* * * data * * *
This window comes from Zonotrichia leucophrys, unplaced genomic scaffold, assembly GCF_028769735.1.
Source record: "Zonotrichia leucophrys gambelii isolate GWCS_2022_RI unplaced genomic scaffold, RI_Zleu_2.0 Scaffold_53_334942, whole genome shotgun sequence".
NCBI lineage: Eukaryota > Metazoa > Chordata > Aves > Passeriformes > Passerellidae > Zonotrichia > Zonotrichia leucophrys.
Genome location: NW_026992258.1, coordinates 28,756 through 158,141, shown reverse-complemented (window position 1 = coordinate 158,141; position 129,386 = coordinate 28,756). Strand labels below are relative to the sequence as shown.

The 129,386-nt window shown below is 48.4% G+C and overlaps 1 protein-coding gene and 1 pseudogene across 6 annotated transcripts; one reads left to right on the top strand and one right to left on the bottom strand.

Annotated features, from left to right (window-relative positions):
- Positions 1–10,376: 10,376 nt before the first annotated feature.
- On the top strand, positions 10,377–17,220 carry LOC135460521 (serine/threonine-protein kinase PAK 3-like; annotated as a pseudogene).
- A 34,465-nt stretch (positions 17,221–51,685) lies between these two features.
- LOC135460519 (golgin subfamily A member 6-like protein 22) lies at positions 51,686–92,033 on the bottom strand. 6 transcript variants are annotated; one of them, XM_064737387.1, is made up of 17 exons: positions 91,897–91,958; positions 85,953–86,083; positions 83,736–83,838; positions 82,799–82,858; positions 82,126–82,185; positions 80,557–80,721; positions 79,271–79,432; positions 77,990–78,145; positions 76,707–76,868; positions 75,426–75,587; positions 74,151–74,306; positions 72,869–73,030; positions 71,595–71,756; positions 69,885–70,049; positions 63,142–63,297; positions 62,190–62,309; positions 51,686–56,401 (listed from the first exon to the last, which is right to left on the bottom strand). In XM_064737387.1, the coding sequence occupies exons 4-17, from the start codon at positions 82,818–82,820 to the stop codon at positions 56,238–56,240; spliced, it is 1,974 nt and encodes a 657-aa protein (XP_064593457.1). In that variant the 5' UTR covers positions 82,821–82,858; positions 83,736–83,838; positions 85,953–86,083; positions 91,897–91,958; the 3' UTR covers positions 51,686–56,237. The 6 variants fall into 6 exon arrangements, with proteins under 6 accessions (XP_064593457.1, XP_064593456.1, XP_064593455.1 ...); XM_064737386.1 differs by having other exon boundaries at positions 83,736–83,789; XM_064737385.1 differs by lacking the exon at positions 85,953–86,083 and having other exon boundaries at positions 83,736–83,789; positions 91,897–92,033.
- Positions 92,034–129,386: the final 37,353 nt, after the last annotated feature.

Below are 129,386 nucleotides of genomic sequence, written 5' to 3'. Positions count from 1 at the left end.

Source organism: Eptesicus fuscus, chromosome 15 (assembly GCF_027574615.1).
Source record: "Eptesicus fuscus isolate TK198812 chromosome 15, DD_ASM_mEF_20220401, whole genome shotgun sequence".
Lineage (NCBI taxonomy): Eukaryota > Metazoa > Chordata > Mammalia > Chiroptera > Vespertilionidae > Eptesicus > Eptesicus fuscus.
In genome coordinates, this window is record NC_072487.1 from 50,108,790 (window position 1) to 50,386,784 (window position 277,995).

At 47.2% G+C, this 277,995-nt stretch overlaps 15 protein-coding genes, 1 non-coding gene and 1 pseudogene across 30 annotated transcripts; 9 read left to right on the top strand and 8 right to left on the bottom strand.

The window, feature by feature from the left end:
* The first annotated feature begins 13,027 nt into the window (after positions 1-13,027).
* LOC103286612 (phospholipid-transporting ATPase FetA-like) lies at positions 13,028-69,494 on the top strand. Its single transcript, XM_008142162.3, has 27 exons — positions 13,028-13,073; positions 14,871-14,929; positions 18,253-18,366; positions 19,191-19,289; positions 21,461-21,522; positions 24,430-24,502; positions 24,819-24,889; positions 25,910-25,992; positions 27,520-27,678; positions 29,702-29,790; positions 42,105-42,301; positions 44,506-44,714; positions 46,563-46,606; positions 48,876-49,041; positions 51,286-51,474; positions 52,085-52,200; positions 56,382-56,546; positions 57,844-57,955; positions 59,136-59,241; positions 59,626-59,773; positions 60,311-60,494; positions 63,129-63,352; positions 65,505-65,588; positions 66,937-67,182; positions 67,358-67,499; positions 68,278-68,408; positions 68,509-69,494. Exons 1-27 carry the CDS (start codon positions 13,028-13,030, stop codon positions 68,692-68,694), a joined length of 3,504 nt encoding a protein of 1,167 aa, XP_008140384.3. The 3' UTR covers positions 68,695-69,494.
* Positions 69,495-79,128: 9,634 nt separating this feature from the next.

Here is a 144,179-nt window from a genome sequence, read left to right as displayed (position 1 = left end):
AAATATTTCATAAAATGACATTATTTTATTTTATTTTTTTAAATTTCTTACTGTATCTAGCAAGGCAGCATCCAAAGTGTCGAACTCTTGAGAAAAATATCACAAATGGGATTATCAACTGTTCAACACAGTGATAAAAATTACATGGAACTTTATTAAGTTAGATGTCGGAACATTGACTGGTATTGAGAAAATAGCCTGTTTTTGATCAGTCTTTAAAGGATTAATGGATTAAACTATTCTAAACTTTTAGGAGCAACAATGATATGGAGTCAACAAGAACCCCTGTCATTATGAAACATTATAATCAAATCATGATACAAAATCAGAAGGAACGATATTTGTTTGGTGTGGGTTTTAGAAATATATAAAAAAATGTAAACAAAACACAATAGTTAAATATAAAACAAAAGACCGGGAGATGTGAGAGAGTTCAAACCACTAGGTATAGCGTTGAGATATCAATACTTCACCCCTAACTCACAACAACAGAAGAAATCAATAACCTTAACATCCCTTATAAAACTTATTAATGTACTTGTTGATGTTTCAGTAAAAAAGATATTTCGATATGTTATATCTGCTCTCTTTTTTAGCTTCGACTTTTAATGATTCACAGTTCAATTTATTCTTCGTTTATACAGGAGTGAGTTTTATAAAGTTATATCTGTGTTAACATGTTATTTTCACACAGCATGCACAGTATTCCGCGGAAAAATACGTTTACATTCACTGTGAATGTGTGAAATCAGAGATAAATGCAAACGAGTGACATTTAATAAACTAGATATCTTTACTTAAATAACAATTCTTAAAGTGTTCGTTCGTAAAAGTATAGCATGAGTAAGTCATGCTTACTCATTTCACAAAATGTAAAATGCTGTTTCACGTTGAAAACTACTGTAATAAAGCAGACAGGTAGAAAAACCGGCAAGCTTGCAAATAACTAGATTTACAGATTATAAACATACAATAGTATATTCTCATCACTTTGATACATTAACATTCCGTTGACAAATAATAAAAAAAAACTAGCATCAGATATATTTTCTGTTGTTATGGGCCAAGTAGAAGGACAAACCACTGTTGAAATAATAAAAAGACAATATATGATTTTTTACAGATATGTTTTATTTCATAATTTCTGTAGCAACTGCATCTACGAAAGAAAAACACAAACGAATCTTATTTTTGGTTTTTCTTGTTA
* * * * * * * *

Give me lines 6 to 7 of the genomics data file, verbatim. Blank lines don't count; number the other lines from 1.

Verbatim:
Annotated features, from left to right (window-relative positions):
- Positions 1–10,376: 10,376 nt before the first annotated feature.